NEW YORK (Jul. 10)
Puerto Rican and Jewish community leaders gathered here last week to commemorate the 25th anniversary of a terrorist attack in Israel that affected both communities.
The ties created by their shared tragedy was evidenced in the reading of the names during the July 8 ceremony: Zvi Guttman followed Esther Gonzalez; Juan Padilla came before Henya Ratner.
They were four of the 25 people killed in the May 30, 1972 attack at Israel’s Lod Airport, now called Ben-Gurion Airport.
Three members of the Japanese Red Army, acting on behalf of the Popular Front for the Liberation of Palestine, opened fire in the baggage claim area, killing 10 Israelis and 15 Puerto Rican tourists.
Only one of the three terrorists survived the attack. Kozo Okamoto was sentenced to life imprisonment in Israel, but was released in 1985 in a Palestinian-Israeli prisoner exchange.
The attack was one of several terrorist attacks against Israel in 1972, including the Munich Olympics massacre of 11 Israeli athletes.
Instead of focusing on the airport attack, however, the ceremony, held at the UJA-Federation of Jewish Philanthropies of New York, focused on the positive.
“Today we remember this tragedy by promoting peace and tolerance,” said Soraya Rodriguez-Chasty, the New York regional director of the Puerto Rico Federal Affairs Administration.
To accomplish this, the AJ Contracting Company of New York established the Para Shalom Scholarship for Peace to send four students annually to tour Israel and Puerto Rico for a cross-cultural experience.
The first recipients will spend 10 days in Israel in August, and will travel to Puerto Rico in December.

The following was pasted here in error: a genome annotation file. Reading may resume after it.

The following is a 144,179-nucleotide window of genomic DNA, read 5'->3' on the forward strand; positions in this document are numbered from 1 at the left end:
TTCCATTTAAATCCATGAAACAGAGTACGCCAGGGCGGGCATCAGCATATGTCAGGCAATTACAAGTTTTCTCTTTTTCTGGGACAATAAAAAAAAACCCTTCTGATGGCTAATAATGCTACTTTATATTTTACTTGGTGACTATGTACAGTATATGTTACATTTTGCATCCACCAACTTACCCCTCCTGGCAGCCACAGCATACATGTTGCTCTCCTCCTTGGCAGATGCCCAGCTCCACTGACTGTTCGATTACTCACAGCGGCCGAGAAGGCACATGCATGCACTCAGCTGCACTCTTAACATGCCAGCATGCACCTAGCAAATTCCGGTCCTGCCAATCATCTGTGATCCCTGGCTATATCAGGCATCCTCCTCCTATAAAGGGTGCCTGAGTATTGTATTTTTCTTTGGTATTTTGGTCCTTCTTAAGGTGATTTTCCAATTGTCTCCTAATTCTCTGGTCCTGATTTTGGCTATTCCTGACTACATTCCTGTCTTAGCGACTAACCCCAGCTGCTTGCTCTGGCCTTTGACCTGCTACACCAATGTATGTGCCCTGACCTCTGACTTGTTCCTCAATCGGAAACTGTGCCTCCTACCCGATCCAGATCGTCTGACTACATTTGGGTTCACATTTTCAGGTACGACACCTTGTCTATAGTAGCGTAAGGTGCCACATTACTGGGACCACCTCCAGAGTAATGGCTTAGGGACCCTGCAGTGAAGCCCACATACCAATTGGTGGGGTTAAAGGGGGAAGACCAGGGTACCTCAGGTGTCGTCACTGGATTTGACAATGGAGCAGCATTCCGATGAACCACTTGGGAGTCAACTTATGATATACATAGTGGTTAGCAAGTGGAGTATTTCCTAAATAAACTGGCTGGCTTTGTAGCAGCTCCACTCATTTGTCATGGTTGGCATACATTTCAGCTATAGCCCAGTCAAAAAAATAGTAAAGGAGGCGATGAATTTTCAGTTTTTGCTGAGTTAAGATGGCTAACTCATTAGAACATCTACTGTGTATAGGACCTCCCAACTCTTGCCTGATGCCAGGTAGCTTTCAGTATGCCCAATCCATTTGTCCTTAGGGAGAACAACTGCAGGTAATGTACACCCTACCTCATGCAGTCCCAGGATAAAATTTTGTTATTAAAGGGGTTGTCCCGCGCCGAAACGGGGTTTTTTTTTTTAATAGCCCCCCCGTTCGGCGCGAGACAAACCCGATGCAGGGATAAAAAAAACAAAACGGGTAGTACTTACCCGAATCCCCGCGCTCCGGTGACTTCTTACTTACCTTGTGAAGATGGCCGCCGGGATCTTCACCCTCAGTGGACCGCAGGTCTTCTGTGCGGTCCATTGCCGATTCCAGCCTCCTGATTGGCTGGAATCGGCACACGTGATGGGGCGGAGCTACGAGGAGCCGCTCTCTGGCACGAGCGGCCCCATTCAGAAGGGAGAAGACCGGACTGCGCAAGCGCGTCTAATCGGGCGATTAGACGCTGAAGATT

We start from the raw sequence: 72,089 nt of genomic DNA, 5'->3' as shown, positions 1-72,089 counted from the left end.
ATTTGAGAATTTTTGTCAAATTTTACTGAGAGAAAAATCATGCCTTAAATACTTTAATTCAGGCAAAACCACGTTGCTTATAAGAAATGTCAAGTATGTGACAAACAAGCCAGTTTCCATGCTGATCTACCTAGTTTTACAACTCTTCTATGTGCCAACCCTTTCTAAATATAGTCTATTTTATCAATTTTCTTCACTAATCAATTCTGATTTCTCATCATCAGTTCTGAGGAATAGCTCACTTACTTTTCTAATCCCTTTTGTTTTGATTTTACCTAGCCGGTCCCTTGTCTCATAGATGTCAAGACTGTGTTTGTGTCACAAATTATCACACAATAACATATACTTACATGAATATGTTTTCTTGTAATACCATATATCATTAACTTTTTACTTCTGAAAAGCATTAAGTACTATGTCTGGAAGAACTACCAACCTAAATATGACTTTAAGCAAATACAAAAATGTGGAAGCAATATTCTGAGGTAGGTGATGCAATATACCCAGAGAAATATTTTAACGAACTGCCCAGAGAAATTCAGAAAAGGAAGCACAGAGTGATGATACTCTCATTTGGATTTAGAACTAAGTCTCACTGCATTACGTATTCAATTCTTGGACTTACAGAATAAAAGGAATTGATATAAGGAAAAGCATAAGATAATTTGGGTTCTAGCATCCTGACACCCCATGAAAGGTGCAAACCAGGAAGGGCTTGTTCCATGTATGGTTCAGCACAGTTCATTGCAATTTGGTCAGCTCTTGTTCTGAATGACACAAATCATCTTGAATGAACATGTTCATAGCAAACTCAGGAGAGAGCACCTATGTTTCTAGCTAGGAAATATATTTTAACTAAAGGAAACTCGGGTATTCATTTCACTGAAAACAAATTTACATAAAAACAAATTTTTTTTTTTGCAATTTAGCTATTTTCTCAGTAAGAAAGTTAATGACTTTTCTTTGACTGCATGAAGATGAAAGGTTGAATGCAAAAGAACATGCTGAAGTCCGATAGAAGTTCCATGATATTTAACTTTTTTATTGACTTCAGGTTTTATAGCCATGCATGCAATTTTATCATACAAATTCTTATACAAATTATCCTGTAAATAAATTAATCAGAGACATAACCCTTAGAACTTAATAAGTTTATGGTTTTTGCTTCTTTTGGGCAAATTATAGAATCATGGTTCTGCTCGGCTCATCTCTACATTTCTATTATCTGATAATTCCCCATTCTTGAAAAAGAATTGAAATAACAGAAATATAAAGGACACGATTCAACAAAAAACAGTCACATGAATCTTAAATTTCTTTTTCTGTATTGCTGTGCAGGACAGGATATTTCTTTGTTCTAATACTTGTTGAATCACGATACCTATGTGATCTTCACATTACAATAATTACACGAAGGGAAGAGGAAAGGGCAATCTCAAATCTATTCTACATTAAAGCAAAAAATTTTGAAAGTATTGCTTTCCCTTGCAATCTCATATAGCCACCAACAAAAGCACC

Four New York students were chosen to receive the scholarship — two from each community.
“We have a lot in common,” said one of the recipients, Elissa Kleinhaus, a student at Barnard College. She said the trips are a way to “tie the two cultures together.”
Charles Uribe, chief executive officer of AJ Contracting, said the trip is a good way for students to learn to communicate with other groups of people.
“The more people learn, the more you become aware that there’s a lot out there,” he said.
Ambassador Colette Avital, Israel’s consul general in New York, said the scholarship will form “a closer bond between our two peoples.”
The 1972 attack affected both communities not only in the deaths of the innocent, but in what the terrorists were trying to accomplish.
They attempted to “demoralize the Israeli population,” Avital said, and to “deter tourists from visiting Israel.”
Avital described the Puerto Rican victims as people “imbued with the spirit of religion” who were traveling to Israel to visit places holy to Christianity.
The commemoration was especially meaningful in New York, where people from the two communities interact on a daily basis.
“When you’re born and raised in New York City, you’re a little bit about everything,” Uribe said.